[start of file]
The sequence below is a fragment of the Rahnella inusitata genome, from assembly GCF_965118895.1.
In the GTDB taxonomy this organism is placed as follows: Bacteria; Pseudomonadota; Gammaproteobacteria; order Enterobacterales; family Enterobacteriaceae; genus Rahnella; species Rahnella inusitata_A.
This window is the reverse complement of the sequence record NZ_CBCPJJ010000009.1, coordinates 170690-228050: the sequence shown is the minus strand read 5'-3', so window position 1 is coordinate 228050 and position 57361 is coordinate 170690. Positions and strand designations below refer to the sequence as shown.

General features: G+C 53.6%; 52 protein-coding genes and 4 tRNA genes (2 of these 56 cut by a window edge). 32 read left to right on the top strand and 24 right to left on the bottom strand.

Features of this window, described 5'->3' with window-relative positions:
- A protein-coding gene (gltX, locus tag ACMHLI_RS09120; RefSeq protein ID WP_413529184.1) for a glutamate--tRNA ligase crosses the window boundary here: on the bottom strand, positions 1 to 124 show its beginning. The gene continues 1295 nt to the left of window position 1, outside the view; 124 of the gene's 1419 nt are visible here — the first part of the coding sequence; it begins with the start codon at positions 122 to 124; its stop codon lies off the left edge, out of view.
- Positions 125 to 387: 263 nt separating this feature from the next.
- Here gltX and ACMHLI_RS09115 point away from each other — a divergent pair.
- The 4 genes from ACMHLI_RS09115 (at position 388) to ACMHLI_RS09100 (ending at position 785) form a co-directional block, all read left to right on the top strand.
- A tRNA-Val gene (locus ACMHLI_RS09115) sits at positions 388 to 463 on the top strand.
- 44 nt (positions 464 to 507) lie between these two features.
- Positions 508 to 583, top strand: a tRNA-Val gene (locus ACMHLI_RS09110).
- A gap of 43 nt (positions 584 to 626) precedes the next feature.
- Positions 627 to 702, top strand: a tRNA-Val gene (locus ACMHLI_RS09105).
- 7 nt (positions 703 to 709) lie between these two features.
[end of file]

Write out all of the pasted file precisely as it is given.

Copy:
The sequence below is a fragment of the Rahnella inusitata genome, from assembly GCF_965118895.1.
In the GTDB taxonomy this organism is placed as follows: Bacteria; Pseudomonadota; Gammaproteobacteria; order Enterobacterales; family Enterobacteriaceae; genus Rahnella; species Rahnella inusitata_A.
This window is the reverse complement of the sequence record NZ_CBCPJJ010000009.1, coordinates 170690-228050: the sequence shown is the minus strand read 5'-3', so window position 1 is coordinate 228050 and position 57361 is coordinate 170690. Positions and strand designations below refer to the sequence as shown.

General features: G+C 53.6%; 52 protein-coding genes and 4 tRNA genes (2 of these 56 cut by a window edge). 32 read left to right on the top strand and 24 right to left on the bottom strand.

Features of this window, described 5'->3' with window-relative positions:
- A protein-coding gene (gltX, locus tag ACMHLI_RS09120; RefSeq protein ID WP_413529184.1) for a glutamate--tRNA ligase crosses the window boundary here: on the bottom strand, positions 1 to 124 show its beginning. The gene continues 1295 nt to the left of window position 1, outside the view; 124 of the gene's 1419 nt are visible here — the first part of the coding sequence; it begins with the start codon at positions 122 to 124; its stop codon lies off the left edge, out of view.
- Positions 125 to 387: 263 nt separating this feature from the next.
- Here gltX and ACMHLI_RS09115 point away from each other — a divergent pair.
- The 4 genes from ACMHLI_RS09115 (at position 388) to ACMHLI_RS09100 (ending at position 785) form a co-directional block, all read left to right on the top strand.
- A tRNA-Val gene (locus ACMHLI_RS09115) sits at positions 388 to 463 on the top strand.
- 44 nt (positions 464 to 507) lie between these two features.
- Positions 508 to 583, top strand: a tRNA-Val gene (locus ACMHLI_RS09110).
- A gap of 43 nt (positions 584 to 626) precedes the next feature.
- Positions 627 to 702, top strand: a tRNA-Val gene (locus ACMHLI_RS09105).
- 7 nt (positions 703 to 709) lie between these two features.